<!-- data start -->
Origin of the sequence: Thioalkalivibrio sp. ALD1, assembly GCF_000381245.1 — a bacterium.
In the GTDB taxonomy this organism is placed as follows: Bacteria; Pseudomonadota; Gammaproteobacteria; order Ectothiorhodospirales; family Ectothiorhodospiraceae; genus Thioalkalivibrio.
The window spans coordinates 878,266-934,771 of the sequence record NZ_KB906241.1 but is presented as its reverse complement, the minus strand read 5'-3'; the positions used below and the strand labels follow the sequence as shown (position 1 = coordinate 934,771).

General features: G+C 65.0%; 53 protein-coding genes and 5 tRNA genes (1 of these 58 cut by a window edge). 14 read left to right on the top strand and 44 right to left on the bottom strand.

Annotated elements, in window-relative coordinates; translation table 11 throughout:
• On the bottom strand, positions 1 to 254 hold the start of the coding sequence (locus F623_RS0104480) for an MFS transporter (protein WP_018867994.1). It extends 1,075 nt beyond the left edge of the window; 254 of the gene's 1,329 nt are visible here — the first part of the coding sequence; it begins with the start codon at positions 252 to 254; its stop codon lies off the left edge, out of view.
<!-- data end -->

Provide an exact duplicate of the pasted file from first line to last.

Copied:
Origin of the sequence: Thioalkalivibrio sp. ALD1, assembly GCF_000381245.1 — a bacterium.
In the GTDB taxonomy this organism is placed as follows: Bacteria; Pseudomonadota; Gammaproteobacteria; order Ectothiorhodospirales; family Ectothiorhodospiraceae; genus Thioalkalivibrio.
The window spans coordinates 878,266-934,771 of the sequence record NZ_KB906241.1 but is presented as its reverse complement, the minus strand read 5'-3'; the positions used below and the strand labels follow the sequence as shown (position 1 = coordinate 934,771).

General features: G+C 65.0%; 53 protein-coding genes and 5 tRNA genes (1 of these 58 cut by a window edge). 14 read left to right on the top strand and 44 right to left on the bottom strand.

Annotated elements, in window-relative coordinates; translation table 11 throughout:
• On the bottom strand, positions 1 to 254 hold the start of the coding sequence (locus F623_RS0104480) for an MFS transporter (protein WP_018867994.1). It extends 1,075 nt beyond the left edge of the window; 254 of the gene's 1,329 nt are visible here — the first part of the coding sequence; it begins with the start codon at positions 252 to 254; its stop codon lies off the left edge, out of view.